Can a bookstore also be an art gallery? If the bookstore was Paul Elder & Company, the answer was a resounding “yes.”
Elder had learned about the book business while working for William Doxey at his bookstore in the Palace Hotel on Market Street. But while photos of Doxey’s shop show nothing but books, Elder’s stores included a healthy dose of objets d’art: paintings, prints, pottery, metalwork. This was the influence of Morgan Shepard, Elder’s partner from 1898 until 1903. Shepard was both an author and an artist, and he decorated the original 238 Post store (1898-1903).
Art objects were for sale from the beginning, but it wasn’t until 1909 that Elder had a lecture hall/exhibition space within the bookstore. Both the 239 Grant store (1909-1921) and the 239 Post store (1921-1948) had gallery rooms. The photo at right shows the Post St gallery adorned with Asian prints.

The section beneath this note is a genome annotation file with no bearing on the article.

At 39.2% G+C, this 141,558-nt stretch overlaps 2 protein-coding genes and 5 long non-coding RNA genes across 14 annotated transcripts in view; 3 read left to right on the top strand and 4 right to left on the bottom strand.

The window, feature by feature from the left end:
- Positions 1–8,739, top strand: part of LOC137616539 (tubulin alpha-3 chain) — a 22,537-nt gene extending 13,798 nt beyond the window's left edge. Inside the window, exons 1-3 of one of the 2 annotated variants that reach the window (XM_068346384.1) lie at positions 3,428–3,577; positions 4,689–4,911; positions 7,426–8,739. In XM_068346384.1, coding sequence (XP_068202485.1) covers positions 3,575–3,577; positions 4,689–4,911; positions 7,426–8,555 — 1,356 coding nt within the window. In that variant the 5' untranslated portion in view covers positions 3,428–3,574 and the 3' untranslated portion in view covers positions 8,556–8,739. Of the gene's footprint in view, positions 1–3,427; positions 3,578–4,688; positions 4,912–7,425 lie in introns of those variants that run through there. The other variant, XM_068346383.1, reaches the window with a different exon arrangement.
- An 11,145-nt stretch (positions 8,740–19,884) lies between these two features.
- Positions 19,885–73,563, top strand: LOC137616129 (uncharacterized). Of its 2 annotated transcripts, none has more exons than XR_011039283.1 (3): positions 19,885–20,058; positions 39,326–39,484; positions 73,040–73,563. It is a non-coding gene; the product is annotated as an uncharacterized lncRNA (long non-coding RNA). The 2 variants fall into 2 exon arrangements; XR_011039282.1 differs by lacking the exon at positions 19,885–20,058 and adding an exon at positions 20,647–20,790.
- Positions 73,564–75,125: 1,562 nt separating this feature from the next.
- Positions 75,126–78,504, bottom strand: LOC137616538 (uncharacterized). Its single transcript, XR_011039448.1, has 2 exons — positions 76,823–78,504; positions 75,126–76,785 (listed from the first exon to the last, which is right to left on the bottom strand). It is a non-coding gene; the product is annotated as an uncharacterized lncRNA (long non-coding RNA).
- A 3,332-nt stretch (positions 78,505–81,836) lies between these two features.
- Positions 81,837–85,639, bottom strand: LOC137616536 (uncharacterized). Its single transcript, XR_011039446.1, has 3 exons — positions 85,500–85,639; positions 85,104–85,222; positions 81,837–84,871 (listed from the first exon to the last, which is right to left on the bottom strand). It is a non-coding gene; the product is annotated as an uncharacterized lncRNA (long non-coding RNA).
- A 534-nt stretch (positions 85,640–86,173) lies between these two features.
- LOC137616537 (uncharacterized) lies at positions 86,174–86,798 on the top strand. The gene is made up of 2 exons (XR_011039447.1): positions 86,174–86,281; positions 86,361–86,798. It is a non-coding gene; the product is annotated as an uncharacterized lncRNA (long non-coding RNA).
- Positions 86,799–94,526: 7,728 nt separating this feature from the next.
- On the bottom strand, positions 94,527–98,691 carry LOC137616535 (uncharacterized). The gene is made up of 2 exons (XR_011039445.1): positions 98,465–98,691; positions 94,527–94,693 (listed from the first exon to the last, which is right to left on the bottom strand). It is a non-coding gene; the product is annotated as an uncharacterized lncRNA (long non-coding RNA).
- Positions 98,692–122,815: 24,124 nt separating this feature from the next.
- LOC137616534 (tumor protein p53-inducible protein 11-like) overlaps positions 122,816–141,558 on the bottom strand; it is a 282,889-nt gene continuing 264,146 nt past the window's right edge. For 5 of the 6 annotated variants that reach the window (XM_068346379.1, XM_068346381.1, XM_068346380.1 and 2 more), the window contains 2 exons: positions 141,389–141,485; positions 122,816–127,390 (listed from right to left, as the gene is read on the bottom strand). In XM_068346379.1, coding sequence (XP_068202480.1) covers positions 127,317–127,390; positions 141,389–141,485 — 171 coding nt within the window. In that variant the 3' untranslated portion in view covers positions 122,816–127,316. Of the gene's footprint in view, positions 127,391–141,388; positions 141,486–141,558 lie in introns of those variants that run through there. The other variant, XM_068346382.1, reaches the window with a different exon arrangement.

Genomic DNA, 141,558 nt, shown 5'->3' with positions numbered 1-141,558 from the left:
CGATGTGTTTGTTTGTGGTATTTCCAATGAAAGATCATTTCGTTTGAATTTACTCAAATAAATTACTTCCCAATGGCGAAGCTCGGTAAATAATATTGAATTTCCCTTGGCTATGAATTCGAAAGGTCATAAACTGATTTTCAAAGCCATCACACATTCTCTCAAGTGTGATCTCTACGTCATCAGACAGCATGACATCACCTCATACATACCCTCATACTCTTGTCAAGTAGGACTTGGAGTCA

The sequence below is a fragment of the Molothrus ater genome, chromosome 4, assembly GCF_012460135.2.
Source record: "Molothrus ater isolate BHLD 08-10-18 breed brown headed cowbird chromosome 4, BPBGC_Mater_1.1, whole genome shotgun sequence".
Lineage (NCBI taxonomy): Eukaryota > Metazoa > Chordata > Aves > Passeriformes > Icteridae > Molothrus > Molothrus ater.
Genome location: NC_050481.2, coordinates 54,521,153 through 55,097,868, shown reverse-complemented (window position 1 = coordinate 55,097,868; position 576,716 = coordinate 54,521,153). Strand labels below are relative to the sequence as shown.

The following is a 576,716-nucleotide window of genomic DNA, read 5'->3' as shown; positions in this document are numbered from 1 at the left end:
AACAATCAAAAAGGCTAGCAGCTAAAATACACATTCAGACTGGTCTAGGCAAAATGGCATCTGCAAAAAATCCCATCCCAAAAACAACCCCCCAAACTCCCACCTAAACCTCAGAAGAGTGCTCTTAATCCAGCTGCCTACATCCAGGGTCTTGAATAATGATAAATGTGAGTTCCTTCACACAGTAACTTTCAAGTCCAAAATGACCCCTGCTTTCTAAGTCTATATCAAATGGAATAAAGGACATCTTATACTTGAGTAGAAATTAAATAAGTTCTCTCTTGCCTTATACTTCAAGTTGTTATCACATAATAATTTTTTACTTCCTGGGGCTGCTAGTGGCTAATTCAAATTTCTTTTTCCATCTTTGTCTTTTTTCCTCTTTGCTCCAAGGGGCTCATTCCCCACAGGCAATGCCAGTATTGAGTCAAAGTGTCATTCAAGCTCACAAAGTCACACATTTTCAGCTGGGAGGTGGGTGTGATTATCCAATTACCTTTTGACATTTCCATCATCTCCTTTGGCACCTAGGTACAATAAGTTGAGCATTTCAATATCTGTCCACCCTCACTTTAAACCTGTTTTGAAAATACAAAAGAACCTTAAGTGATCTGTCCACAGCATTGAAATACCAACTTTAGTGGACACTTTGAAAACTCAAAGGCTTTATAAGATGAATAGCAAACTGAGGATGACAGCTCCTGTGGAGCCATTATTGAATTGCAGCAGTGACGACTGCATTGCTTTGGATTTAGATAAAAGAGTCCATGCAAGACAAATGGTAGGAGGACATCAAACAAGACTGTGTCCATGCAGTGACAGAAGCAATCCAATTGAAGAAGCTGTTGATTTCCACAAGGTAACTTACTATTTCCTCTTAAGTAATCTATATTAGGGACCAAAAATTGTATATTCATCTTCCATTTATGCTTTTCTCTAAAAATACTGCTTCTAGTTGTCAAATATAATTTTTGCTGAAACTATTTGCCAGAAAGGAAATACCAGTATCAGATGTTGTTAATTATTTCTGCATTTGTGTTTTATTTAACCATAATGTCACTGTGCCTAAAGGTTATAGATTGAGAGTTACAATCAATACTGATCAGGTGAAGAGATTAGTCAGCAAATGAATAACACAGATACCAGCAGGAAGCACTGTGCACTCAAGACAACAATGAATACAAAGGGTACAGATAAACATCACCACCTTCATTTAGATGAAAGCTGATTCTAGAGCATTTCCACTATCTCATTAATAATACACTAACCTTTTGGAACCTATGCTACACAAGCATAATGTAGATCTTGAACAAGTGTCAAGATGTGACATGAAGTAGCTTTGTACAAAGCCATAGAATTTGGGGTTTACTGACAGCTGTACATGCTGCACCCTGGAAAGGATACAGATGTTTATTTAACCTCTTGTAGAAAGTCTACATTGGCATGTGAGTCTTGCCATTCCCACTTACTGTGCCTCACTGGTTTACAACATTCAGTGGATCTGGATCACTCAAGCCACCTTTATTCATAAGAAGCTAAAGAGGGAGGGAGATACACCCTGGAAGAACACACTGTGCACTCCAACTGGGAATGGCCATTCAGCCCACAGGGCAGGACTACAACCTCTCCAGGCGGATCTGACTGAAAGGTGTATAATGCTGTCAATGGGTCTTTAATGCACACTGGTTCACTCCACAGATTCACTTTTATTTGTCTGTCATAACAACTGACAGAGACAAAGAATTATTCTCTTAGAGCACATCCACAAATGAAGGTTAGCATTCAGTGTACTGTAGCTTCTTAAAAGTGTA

How many exhibitions did Elder host? Very many. Years ago I started making a list of all the artists’ shows at the Paul Elder Gallery, but I gave up when the count grew past fifty. It seems that the gallery was never empty for long.